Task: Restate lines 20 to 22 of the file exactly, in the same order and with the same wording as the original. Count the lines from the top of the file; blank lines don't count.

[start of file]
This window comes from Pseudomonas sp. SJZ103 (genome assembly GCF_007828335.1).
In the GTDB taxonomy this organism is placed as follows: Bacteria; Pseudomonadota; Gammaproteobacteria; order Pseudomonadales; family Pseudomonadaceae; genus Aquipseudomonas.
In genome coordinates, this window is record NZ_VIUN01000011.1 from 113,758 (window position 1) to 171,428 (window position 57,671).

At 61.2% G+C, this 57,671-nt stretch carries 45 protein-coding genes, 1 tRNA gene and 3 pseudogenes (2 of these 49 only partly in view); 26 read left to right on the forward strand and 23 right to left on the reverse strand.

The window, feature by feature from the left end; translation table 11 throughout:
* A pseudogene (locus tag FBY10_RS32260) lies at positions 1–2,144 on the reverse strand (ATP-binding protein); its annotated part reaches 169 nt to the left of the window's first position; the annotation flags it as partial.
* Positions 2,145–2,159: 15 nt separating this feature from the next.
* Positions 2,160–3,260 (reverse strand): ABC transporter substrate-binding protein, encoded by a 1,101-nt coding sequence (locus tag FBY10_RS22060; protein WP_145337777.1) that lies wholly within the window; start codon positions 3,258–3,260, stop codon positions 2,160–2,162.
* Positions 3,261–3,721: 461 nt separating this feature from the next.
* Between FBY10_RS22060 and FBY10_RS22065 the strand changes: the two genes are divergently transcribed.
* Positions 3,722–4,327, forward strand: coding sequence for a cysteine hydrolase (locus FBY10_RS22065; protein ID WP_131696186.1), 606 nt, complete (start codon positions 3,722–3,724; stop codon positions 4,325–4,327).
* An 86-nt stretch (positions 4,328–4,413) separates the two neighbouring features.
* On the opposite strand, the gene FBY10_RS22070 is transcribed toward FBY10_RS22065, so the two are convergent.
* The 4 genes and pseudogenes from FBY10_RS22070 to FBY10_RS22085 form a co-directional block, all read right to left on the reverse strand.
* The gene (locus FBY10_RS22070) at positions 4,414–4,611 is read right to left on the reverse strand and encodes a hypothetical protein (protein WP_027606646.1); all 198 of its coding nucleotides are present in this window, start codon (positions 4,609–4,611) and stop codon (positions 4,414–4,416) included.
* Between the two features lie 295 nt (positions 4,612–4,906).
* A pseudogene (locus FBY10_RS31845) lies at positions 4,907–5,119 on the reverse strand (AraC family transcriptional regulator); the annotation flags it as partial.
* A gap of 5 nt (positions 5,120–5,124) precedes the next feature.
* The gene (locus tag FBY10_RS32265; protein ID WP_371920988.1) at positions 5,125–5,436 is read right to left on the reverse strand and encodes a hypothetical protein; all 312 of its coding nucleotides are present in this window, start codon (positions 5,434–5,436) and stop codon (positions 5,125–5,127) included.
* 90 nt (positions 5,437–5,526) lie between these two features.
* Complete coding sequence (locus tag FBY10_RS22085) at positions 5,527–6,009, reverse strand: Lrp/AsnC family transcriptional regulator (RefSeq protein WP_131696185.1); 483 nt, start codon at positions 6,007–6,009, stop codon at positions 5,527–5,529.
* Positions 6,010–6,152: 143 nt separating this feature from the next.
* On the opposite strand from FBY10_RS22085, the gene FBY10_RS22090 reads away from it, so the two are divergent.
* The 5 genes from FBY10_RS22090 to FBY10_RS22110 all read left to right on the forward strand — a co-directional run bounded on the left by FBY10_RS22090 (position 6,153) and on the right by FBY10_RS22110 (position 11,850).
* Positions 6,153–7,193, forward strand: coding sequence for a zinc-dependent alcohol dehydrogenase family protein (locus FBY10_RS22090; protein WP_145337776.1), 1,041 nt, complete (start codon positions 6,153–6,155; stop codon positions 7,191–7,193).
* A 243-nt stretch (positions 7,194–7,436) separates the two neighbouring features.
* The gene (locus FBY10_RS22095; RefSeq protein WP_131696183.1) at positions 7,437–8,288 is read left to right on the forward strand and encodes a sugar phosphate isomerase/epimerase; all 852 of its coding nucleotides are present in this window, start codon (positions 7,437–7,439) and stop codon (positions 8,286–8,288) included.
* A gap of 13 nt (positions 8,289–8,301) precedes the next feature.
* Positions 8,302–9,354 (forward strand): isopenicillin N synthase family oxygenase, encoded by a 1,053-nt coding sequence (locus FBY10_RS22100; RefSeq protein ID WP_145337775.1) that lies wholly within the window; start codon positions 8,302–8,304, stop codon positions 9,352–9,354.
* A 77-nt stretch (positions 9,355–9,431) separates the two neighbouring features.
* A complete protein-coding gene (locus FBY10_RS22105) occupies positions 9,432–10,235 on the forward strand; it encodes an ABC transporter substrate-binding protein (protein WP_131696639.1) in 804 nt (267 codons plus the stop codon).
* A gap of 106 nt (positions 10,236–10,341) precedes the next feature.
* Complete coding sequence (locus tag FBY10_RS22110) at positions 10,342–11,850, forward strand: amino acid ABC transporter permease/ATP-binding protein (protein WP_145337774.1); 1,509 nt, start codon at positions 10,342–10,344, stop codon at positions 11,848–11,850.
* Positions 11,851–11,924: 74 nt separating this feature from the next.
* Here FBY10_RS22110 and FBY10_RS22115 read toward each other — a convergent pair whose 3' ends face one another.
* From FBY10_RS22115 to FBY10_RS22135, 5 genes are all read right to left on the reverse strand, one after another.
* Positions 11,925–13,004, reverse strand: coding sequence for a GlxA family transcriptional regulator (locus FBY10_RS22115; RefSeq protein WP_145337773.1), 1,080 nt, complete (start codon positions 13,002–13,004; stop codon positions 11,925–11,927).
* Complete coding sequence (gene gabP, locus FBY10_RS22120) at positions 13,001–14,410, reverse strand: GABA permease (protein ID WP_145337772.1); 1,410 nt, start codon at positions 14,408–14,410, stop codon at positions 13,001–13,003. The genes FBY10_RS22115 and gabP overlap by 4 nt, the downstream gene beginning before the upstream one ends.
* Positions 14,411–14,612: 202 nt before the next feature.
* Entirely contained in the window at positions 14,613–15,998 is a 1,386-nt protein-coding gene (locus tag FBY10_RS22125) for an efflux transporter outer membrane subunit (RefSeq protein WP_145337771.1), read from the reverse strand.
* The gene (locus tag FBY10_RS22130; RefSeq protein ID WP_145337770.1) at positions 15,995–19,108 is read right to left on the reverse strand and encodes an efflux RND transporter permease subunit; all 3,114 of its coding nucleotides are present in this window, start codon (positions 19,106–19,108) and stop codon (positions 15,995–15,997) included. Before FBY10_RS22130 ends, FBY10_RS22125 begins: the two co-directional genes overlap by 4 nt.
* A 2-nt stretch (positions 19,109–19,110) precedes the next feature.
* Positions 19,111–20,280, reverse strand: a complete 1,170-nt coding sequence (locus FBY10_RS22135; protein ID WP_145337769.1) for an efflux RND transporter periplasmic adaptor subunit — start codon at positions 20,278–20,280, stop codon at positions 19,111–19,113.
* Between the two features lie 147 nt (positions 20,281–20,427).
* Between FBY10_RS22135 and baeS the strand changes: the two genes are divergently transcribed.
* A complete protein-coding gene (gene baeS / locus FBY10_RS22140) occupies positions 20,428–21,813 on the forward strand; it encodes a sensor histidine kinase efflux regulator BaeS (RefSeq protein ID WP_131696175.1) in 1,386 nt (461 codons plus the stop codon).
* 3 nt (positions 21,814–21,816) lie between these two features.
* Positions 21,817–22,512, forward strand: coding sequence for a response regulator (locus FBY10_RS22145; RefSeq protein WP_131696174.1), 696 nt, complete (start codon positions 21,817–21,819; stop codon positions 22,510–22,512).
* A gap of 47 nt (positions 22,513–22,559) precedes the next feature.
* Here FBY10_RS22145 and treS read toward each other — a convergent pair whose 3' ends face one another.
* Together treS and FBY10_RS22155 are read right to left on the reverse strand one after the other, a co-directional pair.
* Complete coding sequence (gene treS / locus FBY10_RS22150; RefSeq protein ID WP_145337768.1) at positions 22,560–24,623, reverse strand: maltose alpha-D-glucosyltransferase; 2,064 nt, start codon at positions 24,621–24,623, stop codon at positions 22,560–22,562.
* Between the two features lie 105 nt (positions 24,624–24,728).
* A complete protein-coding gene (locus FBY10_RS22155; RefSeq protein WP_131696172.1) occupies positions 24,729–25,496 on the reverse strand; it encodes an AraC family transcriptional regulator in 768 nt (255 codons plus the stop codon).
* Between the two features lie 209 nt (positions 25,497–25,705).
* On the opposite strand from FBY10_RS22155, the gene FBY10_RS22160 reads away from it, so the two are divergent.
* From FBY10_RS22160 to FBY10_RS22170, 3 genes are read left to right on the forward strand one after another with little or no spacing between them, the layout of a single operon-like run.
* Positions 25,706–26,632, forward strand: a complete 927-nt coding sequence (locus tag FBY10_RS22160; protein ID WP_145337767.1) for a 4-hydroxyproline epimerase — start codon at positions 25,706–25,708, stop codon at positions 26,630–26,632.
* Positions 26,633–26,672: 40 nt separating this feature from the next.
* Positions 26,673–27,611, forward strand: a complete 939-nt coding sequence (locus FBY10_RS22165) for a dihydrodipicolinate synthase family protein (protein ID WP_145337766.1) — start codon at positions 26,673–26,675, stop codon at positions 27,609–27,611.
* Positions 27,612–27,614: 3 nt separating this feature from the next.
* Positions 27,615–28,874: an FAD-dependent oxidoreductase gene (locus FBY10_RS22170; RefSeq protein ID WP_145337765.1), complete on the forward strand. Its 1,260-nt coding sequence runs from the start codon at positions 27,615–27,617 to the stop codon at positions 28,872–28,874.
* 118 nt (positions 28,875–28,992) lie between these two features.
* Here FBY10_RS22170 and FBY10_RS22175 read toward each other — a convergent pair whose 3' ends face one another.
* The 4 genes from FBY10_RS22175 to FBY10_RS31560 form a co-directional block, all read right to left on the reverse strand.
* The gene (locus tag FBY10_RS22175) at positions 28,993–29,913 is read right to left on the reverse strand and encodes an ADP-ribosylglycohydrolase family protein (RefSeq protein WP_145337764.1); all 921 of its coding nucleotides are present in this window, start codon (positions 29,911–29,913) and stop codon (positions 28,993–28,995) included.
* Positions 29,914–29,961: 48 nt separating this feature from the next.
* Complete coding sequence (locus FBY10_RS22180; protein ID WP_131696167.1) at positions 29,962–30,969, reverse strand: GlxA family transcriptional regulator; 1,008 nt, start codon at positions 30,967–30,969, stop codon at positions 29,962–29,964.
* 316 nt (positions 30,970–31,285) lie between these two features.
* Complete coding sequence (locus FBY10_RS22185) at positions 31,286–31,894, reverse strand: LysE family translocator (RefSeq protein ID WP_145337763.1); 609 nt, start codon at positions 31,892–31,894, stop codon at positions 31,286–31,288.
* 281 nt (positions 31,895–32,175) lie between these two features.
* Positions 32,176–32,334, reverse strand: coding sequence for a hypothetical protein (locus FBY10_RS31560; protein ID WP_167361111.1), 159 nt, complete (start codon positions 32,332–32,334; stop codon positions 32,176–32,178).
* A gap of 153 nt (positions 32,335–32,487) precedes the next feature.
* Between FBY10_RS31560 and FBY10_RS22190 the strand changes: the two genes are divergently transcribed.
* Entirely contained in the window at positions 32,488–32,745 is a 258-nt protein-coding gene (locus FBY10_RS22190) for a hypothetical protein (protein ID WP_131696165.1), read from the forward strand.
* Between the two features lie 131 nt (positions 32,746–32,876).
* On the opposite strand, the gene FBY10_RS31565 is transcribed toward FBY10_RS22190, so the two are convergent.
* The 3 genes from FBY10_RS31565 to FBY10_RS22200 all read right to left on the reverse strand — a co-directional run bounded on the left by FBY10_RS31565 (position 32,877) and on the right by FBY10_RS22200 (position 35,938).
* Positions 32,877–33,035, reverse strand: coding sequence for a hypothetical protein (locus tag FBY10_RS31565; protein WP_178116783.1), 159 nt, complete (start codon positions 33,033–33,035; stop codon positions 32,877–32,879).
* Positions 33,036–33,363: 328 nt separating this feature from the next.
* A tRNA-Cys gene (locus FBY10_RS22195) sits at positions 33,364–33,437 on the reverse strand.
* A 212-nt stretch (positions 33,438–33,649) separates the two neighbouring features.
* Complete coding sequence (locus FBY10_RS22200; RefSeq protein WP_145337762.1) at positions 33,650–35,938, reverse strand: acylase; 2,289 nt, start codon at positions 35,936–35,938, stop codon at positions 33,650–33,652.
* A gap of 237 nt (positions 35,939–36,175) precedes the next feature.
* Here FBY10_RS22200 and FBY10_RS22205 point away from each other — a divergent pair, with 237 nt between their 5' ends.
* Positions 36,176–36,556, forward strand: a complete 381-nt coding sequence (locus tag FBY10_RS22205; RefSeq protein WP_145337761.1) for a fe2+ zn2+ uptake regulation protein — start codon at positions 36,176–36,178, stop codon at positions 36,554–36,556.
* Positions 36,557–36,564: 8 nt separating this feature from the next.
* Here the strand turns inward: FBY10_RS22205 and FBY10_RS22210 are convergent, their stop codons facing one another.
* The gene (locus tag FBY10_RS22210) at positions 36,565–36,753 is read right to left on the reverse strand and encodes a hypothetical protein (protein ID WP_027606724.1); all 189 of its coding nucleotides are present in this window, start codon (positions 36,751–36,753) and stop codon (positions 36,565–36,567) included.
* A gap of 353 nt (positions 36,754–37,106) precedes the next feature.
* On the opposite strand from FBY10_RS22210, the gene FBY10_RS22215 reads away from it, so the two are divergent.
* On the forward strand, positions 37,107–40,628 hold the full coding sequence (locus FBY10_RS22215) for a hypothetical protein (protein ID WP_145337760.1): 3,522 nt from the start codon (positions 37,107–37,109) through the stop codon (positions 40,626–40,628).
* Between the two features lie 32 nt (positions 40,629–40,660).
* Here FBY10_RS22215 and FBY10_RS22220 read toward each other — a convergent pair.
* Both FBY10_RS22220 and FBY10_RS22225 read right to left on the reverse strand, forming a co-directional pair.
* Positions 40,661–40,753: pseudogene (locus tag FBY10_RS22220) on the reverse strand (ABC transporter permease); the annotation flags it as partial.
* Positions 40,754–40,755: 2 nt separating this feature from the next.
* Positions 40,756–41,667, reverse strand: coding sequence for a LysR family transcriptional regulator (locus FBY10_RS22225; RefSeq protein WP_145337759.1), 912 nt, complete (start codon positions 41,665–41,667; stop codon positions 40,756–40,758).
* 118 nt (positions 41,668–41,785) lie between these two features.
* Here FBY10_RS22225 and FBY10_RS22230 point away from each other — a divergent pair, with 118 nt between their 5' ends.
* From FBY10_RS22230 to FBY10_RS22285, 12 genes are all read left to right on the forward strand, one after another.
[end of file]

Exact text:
* 90 nt (positions 5,437–5,526) lie between these two features.
* Complete coding sequence (locus tag FBY10_RS22085) at positions 5,527–6,009, reverse strand: Lrp/AsnC family transcriptional regulator (RefSeq protein WP_131696185.1); 483 nt, start codon at positions 6,007–6,009, stop codon at positions 5,527–5,529.
* Positions 6,010–6,152: 143 nt separating this feature from the next.